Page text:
2. Threat level. Is the attack method currently being exploited in the wild by attackers.
  3. Exposure/usage to the vulnerability. Based on where the asset is deployed and used, vulnerabilities are exploitable or not.
  4. Risk-negating effect of any security  controls in place
  5. Business criticality of the asset.

This calculation needs to be performed for all points of the attack surface. This result in an accurate picture of where your cyber-risk is and helps you prioritize risk mitigation actions while avoiding busy work fixing low risk issues.

5 steps to improve your security posture

To improve your security posture, you need to:

  1. Automate real-time inventory for all your enterprise assets
  2. Define your risk ownership hierarchy and assign owners.
  3. Continuously monitor assets for vulnerabilities across a broad range of attack vectors like unpatched software, phishing, misconfigurations, password issues etc., evaluate these vulnerabilities based on risk, and dispatch to owners for supervised automatic mitigation.
  4. Continuously review gaps in your security controls and make appropriate changes
  5. Define metrics and target SLAs for visibility, resolution of vulnerabilities and risk issues, and security control effectiveness; and continually measure and track them

Risk Ownership

Step 2 above is key to improving security posture. It is critical that you define and actively manage your risk ownership org chart. Most risk mitigation tasks need to be executed or approved by individuals who are not part of the Infosec organization. It is important to provide actionable dashboards and reports to each risk owner that contain information about the security issues that they own, associated risk and risk mitigation options.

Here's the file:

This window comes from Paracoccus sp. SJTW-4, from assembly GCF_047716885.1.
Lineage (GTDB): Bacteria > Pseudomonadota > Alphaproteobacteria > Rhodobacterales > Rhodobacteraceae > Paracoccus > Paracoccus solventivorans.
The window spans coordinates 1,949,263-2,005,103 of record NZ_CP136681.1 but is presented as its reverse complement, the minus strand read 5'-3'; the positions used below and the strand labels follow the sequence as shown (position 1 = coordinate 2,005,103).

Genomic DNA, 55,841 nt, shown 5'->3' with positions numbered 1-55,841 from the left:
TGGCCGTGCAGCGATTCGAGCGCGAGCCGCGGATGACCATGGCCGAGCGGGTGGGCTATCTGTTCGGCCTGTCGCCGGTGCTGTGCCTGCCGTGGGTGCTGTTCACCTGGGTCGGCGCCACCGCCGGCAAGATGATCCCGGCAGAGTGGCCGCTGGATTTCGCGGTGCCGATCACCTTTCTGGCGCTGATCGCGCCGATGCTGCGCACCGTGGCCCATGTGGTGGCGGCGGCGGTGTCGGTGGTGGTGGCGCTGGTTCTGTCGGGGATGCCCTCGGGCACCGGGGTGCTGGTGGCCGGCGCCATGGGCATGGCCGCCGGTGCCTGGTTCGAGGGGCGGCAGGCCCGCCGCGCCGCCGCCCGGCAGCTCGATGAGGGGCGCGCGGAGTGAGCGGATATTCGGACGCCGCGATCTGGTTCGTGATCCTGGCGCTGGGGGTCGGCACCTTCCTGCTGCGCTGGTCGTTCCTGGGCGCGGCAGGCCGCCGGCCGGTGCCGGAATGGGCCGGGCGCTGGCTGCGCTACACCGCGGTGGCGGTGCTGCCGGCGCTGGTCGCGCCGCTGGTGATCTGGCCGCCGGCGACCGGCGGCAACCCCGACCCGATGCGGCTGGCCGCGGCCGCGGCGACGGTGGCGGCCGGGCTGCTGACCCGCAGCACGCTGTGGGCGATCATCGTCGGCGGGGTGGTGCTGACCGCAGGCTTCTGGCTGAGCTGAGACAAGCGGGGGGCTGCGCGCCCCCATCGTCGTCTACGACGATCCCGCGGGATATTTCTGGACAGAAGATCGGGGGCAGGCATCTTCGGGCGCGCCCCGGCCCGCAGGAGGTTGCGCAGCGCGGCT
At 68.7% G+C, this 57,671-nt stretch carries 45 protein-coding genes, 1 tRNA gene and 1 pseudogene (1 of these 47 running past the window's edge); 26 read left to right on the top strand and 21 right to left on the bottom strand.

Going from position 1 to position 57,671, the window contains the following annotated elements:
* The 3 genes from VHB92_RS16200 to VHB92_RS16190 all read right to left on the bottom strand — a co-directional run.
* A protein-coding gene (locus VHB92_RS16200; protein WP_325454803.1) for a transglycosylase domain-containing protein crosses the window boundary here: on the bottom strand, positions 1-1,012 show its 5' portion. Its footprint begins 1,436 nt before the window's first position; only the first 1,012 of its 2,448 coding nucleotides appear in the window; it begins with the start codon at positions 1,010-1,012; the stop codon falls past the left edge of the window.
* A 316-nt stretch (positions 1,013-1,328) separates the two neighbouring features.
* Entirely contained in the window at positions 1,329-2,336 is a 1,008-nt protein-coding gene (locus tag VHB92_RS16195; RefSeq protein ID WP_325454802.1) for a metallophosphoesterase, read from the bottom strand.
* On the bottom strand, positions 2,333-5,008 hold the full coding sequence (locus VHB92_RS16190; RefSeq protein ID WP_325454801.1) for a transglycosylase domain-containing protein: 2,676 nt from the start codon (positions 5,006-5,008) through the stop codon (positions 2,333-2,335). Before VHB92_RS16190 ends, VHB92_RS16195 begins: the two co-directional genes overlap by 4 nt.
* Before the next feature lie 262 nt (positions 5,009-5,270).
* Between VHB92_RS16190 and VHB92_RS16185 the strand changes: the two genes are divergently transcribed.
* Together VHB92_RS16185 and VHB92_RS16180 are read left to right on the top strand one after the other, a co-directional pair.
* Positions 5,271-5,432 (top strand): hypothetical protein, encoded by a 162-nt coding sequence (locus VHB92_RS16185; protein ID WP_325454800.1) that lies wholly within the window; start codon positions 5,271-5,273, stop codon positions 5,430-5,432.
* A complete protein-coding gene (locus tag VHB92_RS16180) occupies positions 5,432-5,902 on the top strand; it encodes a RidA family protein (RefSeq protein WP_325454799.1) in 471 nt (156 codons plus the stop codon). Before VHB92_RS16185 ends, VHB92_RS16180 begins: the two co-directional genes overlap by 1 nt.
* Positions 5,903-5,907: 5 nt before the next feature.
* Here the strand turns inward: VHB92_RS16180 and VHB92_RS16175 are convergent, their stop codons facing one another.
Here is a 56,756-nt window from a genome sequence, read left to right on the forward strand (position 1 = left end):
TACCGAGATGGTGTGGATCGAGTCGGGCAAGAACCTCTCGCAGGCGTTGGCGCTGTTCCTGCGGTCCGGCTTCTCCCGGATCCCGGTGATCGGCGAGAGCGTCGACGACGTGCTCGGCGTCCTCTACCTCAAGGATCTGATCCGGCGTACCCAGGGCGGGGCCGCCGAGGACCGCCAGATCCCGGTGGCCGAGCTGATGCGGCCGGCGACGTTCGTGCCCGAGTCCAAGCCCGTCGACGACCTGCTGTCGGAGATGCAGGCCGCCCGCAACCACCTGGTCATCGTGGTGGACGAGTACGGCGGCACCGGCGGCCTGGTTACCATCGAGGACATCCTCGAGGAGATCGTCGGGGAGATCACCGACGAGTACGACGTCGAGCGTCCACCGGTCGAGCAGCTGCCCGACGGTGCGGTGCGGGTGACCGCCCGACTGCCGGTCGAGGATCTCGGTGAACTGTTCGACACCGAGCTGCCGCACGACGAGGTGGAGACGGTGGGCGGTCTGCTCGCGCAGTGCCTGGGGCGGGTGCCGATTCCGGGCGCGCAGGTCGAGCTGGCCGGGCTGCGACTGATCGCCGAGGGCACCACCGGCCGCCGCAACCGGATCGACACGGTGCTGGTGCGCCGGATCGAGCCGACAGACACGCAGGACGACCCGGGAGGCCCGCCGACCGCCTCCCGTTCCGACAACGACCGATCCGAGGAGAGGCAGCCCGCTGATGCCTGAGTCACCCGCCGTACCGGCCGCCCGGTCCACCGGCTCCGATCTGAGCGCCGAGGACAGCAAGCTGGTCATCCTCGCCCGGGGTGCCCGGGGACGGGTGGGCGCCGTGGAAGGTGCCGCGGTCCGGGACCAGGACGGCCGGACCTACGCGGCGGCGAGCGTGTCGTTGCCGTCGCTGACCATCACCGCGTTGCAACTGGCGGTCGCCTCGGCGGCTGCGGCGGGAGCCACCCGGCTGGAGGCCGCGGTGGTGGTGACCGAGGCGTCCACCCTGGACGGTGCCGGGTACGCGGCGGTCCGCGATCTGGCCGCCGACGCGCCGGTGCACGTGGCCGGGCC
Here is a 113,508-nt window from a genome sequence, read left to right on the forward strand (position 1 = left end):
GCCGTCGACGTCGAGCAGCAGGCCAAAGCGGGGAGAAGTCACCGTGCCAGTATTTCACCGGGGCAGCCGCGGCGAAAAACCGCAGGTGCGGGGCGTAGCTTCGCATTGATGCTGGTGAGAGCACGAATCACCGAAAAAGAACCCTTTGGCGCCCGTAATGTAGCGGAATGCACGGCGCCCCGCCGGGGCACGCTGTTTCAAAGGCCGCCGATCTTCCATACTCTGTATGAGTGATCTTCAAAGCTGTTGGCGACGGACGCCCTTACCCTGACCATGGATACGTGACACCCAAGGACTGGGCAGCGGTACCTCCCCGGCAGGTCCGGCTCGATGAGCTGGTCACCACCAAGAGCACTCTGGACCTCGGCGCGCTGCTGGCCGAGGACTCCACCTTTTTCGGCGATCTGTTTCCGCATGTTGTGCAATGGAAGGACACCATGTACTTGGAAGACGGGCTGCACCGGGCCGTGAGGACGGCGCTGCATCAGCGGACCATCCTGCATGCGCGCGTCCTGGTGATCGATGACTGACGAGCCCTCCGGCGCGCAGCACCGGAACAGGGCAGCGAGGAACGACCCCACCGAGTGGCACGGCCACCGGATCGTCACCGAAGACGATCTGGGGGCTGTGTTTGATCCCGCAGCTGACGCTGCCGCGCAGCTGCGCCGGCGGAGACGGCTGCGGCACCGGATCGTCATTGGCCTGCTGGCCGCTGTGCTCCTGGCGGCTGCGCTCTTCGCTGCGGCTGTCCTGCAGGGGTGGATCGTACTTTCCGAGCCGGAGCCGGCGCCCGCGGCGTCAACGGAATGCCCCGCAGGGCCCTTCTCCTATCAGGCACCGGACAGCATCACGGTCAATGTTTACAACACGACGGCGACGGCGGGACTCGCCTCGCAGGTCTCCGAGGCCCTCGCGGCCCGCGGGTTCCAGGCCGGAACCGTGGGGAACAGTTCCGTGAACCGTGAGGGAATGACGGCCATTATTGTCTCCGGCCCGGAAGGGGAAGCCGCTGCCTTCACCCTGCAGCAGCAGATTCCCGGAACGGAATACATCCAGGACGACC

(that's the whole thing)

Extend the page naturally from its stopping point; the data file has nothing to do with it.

With a well-understood risk ownership hierarchy, you will also be able to compare and scorecard owners and drive them to do their part in maintaining a good security posture.

Continuous fine-tuning to improve security posture

Once your organization gains visibility into security posture, your security program governance will need to set and periodically adjust security posture goals. Your will need to continuously monitor your attack surface in the context of the ever-evolving cyber threat landscape and make sure you have (mostly) automated processes in place for maintaining good cybersecurity posture.

Intelecis platform helps you automate and improve your cybersecurity posture. Intelecis continuously monitors your attack surface across all asset types and attack vectors, analyzes this information to predict likely breach scenarios, prioritizes security issues based on business risk and drives appropriate mitigation steps to address issues


Security posture is an organization’s overall cybersecurity strength and resilience in relation to cyber-threats. The complexity and variety of modern cyber-attacks makes analyzing and improving security posture quite challenging. As organizations move away from last generation security strategies and fragmented solutions, they are transitioning to an automated architecture for managing security posture that can protect against a fast-changing threat landscape.